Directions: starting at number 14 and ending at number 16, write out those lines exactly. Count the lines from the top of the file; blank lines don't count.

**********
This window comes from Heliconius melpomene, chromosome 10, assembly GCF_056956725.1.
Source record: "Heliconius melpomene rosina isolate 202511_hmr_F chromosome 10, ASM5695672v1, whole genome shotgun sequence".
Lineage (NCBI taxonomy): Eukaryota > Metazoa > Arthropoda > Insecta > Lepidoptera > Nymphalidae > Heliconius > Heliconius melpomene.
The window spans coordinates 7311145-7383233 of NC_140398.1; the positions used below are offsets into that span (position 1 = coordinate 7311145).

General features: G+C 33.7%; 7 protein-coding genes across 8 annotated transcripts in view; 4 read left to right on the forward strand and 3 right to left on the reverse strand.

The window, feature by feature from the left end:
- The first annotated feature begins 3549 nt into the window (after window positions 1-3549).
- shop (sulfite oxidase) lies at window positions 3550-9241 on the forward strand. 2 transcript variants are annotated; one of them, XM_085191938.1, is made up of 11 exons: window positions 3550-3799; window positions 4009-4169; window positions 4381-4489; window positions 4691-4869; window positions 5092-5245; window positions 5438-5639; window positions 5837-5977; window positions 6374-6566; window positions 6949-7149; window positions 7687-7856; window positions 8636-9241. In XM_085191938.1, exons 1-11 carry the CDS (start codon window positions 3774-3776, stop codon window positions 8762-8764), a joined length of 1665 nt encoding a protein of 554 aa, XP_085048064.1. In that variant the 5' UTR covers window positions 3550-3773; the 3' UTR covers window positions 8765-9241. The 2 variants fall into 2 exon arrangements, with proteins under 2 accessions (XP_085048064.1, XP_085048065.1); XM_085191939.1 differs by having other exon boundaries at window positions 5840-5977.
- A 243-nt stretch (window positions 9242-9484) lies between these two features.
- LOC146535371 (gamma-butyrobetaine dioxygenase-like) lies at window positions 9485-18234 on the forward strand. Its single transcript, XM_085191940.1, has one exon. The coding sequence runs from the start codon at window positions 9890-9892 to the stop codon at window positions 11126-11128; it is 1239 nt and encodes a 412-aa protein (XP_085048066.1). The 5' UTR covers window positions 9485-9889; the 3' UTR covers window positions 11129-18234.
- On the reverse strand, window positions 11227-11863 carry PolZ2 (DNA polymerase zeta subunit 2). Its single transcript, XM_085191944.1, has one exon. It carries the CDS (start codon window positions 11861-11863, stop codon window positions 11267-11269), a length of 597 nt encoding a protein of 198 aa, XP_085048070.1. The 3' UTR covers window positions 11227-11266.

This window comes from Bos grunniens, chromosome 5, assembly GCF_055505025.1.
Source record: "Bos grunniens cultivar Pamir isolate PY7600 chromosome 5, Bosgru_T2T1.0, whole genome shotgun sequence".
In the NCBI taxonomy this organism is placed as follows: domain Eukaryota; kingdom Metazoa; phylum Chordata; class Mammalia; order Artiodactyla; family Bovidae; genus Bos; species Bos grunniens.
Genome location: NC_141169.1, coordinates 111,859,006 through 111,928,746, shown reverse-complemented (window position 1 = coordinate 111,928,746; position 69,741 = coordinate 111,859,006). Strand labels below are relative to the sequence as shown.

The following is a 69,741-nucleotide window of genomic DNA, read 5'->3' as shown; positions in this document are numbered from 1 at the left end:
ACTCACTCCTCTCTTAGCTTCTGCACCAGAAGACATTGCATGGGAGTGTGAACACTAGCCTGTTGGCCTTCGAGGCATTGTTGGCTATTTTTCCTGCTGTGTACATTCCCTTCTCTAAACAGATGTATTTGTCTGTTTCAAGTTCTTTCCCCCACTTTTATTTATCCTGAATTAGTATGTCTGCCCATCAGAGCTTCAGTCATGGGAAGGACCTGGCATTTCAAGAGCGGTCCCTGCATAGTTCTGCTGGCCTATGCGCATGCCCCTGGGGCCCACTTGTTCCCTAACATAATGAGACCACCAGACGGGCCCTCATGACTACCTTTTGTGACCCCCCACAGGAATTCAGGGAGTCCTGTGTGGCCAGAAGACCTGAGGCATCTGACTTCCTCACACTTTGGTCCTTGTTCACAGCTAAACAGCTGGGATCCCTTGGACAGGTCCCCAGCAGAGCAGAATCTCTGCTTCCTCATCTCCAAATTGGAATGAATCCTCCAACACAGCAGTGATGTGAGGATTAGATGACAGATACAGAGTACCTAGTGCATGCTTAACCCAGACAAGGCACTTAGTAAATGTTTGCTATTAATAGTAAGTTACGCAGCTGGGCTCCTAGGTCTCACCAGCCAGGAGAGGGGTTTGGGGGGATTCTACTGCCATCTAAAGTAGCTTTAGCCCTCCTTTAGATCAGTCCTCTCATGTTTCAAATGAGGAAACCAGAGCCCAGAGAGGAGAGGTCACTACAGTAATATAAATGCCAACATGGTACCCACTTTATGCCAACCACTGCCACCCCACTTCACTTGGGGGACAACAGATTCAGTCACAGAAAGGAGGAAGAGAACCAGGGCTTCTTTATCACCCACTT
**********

In the NCBI taxonomy this organism is placed as follows: domain Eukaryota; kingdom Metazoa; phylum Chordata; class Mammalia; order Artiodactyla; family Bovidae; genus Bos; species Bos grunniens.
Genome location: NC_141169.1, coordinates 111,859,006 through 111,928,746, shown reverse-complemented (window position 1 = coordinate 111,928,746; position 69,741 = coordinate 111,859,006). Strand labels below are relative to the sequence as shown.

The following is a 69,741-nucleotide window of genomic DNA, read 5'->3' as shown; positions in this document are numbered from 1 at the left end: